As high-functioning college students our lives are largely dictated by routines. Each day brings demands for which we must appropriate time carefully: class, work, socializing, meals, studying, exercise, etc. Creating these regimented schedules is instinctual for those looking to maximize well-being and success. Daily goals have to be met and establishing routines is the surest way to meet them. It is through these self-imposed patterns that each day in college assumes relevance, a sense of purpose about it. The path to graduation and beyond feels like the construction of a jigsaw, with each day accomplished adding another piece.
But can routines become problematic? That is to say, does it matter whether each day is a wholly predictable affair? Certainly we have responsibilities and expectations that demand some systematization in our lives. Yet we humans are spirited, free willed creatures – surely not systems. In fact, it seems that each individual experience shifts one’s sense of self, albeit minutely. Since we evolve and change on a daily basis, is it not unnatural to design inflexible blueprints that map out our daily activities?
An seemingly trivial anecdote further elucidates my point. For most of my life I felt a visceral loathing of mushrooms. Due to whatever obscure reason I have always refused to eat them, no exceptions allowed. Just a year ago I was at an Italian restaurant with family when I saw a mushroom risotto dish on the menu. I finally managed to ask myself: “What’s holding me back from getting this risotto? After all, I don’t even know what mushrooms taste like, so how can I claim to dislike them? Can I continue to ignore the fact that my fear of mushrooms is unfounded and illogical?” In an act of spontaneity I ordered the risotto, and sure enough discovered that mushrooms aren’t all that bad.
What was preventing me from eating mushrooms? In essence, nothing. Mere mental schema, steering me away from a new experience I had no reason to steer from. Perhaps then one might inquire: “Is there anything else that I am missing out on?”
For example, maybe you’ve always had a keen appreciation for movies and television: What is stopping you from auditioning for the school play or joining a theatre club? Saturday has arrived and you have nothing to do: Why not take the train into L.A. and simply see what happens? College life has you feeling down and you need a drastic change in environment: Is anything holding you back from taking a year off and joining a Buddhist monastery? Perhaps the last example is too much of a leap but the substance of the argument remains. After all, since the genitor of any whim is simply one’s own mind and thought processes, shouldn’t whims be taken at least somewhat seriously? Such impulsive passions are distinctly personal and thus have intrinsic value to them, no matter how random or ridiculous they might seem in a larger context.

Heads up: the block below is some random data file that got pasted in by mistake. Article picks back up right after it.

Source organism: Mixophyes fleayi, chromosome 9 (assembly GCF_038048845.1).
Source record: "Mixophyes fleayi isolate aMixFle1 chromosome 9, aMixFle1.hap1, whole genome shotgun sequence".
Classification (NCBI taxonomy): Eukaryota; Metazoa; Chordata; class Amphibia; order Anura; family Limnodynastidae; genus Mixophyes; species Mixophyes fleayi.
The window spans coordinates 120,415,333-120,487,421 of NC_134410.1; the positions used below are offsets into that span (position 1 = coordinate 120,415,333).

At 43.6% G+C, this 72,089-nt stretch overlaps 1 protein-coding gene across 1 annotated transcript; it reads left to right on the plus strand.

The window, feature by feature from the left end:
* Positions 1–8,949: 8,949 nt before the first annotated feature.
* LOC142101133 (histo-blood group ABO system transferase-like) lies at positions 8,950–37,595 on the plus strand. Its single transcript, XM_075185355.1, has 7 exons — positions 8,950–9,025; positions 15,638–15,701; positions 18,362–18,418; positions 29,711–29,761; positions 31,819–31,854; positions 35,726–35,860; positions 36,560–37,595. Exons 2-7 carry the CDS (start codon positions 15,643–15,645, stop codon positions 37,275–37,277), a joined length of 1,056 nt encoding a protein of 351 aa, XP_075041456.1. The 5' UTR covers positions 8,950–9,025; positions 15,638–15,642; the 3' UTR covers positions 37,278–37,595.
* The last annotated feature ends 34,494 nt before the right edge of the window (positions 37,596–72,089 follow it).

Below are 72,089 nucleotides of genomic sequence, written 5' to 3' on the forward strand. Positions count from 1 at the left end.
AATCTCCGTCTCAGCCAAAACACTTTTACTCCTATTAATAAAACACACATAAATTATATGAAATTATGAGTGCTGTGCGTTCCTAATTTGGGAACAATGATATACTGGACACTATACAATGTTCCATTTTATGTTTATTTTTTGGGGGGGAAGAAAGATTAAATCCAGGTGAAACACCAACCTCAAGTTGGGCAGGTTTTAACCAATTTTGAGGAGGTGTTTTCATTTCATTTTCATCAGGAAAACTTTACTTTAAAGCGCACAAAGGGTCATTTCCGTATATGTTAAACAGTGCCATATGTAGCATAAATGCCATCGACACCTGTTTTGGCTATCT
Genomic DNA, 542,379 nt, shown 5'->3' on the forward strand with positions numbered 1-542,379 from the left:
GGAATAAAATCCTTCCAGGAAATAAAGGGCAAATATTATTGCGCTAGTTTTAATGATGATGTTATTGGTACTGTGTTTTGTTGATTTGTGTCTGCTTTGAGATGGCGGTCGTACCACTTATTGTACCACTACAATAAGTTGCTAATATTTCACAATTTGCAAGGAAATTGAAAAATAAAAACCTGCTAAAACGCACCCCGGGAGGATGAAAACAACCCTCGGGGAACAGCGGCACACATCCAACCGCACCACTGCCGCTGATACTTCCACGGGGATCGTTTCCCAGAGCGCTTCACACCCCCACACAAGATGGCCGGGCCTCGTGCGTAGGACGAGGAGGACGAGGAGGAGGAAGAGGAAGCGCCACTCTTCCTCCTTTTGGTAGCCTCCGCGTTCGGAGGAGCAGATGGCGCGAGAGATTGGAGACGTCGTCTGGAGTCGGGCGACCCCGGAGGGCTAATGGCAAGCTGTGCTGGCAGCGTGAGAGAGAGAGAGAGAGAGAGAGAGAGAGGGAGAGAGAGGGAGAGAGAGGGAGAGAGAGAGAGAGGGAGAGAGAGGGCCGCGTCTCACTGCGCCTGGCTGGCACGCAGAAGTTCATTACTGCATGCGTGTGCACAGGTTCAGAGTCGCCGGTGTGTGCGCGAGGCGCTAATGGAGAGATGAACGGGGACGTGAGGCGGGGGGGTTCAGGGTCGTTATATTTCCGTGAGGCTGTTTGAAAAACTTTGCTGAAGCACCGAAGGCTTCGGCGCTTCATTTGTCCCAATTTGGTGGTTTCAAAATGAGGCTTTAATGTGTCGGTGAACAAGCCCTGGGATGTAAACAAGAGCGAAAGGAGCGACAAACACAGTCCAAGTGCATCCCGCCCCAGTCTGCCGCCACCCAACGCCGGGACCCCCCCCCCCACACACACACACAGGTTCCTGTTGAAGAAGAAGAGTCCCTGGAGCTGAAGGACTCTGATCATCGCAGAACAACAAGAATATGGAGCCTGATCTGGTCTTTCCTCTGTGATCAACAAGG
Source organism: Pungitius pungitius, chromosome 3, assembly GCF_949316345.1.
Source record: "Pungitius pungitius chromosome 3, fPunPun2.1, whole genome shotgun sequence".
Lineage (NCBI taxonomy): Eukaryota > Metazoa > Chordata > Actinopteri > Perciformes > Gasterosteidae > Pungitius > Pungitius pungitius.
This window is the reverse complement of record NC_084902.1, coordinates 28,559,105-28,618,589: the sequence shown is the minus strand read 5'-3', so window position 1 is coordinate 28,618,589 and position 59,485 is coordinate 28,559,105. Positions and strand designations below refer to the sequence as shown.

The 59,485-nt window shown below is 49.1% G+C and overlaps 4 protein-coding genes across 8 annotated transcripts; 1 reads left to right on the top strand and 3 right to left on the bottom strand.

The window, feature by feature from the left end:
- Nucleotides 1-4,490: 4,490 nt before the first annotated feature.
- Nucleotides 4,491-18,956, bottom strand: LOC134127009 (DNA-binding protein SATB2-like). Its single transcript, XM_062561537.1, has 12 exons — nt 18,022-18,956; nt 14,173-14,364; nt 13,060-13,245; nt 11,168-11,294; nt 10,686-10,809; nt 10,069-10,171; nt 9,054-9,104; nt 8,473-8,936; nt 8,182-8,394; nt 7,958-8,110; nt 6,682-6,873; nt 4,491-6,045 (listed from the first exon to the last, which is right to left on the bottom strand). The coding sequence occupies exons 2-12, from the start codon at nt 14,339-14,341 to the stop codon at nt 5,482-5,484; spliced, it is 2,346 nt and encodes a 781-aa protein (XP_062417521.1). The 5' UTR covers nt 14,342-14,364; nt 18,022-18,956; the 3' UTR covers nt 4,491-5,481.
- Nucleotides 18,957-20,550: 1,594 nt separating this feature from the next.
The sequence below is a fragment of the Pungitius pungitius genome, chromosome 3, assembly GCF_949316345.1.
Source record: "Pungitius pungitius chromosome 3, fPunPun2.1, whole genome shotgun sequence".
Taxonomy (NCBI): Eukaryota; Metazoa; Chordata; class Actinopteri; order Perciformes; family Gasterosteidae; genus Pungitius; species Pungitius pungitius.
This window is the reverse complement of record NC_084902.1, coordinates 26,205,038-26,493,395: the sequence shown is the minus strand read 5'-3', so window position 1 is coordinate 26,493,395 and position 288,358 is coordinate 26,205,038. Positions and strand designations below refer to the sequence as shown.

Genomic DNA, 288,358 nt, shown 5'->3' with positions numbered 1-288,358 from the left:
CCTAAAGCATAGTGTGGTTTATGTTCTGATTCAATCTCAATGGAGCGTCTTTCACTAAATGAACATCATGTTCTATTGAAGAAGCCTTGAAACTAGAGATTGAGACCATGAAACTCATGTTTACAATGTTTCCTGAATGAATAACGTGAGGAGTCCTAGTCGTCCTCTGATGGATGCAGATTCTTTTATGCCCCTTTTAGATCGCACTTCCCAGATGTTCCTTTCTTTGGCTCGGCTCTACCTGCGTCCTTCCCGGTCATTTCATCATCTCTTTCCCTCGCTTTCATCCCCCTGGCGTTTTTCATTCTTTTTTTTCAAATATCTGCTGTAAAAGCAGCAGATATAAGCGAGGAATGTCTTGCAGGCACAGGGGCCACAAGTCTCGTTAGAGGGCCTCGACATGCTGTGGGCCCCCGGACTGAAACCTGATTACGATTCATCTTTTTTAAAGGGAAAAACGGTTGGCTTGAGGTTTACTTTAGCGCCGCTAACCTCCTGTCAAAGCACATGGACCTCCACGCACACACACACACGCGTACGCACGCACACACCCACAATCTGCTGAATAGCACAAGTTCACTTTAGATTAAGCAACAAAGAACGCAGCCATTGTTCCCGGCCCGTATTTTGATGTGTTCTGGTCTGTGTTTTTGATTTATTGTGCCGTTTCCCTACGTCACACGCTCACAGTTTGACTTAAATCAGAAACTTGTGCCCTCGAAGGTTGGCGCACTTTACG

These spontaneous actions are not merely sources of pleasure in and of themselves. Rather, the occasional act of spontaneity fosters a spirit of independence, inquisitiveness and restlessness – a spirit that every young and opportunity-laden student should embrace. Considering that the real world looms in the near future, you must discover by yourself and for yourself what your life is to mean. To do this, you must compartmentalize external sources of influence and dissect your sentiments openly. If you feel that parental authority hovers over your decision-making, then extricate yourself from any emotional sway and contemplate the matter carefully. If you feel that CMC (or whatever school you may attend) is shepherding you in a particular direction, then shelve their institutional wisdom and take a moment of undiluted self-reflection. In short, revel in the sovereignty that is yourself and chart an individualized path. Because if we, as students, do not think with an unhindered perspective, how do we grow intellectually? If we do not allocate time for introspection, how can we be sure that we are being true to ourselves? Perhaps most pertinent: if we fail to mull over our preconceptions and routines, how do we give substance to our claim of being future leaders?
For the sake of argument, let us briefly acknowledge that life is a rather spontaneous thing. It seems only in accordance with that nature that we act spontaneously at times, and by extension, allow ourselves to think freely. The classroom lends information and skills but self-realization is an organic process. It must be personalized, intangible to others, and separate from institutional influences and societal expectations. It is an invigorating journey that spans the individual lifetime. You and you alone must decide the manner by which to live. Once this truism is appreciated, it becomes acutely obvious that no engrained notion you or I may have is insurmountable. To truly grow, we must continually challenge the things we’ve come to know and accept. In turn, the world continually reopens itself to interpretation in new and beautiful lights.